He was shouting about something called the NutriBullet. Or was it a Ninja Master system? There was a lot of healthful, visually appealing food on his table. Apples, celery, carrots, kale.

I wanted it all: the hair, the physique, the fans. Detoxing after a night of Guinness on tap sounded so right.

The health benefits of juicing are clear, and the coolness factor is intense. But which equipment would work best? The marble and soapstone countertops in upscale kitchens scream for something hip. Research was required.

A blender pulverizes veggies and fruits, and makes for a thick, fiber-filled drink. A juicer separates, so all you get is pure juice. It comes at you with a slow hand and an easy touch, lovingly churning that apple while extracting its juice.

People who get paid to think about this stuff will tell you juicing provides a pure, unadulterated flavor. “Juicing gets rid of the bitter stuff we don’t like: seeds, stems. It comes out in a smooth texture,” says Matt Wallace, manager of a Williams-Sonoma store in Rockville, Md. “Blending is mushy.”

Until I started juicing, mixing cucumbers with bananas or parsley with peaches seemed pretty nasty. Now I’m hooked — even on raw kale and spinach. I never thought that would happen.

Blended juices “are great for masking the taste of kale and other greens,” Wallace says. “Throw some ginger in with the kale, maybe a banana. It will come out green but taste really good.”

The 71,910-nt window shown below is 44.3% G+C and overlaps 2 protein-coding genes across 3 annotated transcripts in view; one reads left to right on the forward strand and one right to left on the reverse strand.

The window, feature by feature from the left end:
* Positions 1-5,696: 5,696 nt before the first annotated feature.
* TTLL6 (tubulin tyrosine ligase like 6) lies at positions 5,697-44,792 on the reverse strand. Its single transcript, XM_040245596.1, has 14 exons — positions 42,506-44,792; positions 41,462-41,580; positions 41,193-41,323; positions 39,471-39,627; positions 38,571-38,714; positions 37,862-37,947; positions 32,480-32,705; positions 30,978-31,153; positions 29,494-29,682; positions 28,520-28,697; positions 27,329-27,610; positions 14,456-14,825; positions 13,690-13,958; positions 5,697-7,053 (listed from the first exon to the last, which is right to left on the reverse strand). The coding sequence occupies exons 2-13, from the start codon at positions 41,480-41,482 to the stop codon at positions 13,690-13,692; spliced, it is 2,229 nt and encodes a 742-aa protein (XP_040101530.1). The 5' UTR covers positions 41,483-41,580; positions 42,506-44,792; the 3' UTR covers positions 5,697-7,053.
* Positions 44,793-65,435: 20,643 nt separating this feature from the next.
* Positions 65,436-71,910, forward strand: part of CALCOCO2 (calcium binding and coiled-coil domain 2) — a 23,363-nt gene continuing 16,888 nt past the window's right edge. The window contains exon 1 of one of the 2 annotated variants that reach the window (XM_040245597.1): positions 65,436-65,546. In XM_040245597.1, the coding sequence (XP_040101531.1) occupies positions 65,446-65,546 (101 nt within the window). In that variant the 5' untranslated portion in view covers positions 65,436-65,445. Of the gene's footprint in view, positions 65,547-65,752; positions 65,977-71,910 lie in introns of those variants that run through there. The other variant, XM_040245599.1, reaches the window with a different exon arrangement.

My friend’s kid is a terrific athlete. Like most teenagers, he prefers Cheetos over carrots. But the kid downs a juice made from leafy greens, carrots, bananas and berries every morning. And loves it.

Experts worry that people can get carried away with a juice craze. “Juicing is supplemental. It should not replace balanced meals,” says registered dietitian Rebecca Scritchfield. And she says those new to juicing tend load up on fruit at the expense of vegetables.

“You want to make it taste good. But if you put too many apples, grapes or bananas in there it’s like drinking a cup of sugar. Three apples have about 90 grams of sugar. You have to watch that.”

Good juicers require patience and deep pockets. Cleaning them takes commitment. Parts have to be removed and washed after each session. Blenders are a lot easier to maintain. A good juicer costs from $300 to more than $1,000. Lower-priced models are built with more plastic, have a bit less power and are often even harder to clean.

I went with a machine made by Breville. Its mid-level Elite models cost about $400 and look impressive on a kitchen counter: die-cast steel housing, titanium cutting disk, 1,000 watts of power. Other well-known models include the Omega, Jack LaLanne and Hamilton Beach.

So far, my pecs haven’t tightened, and my hair’s still thin. But I do feel better.

Bob Carden is a Washington video producer and documentary filmmaker.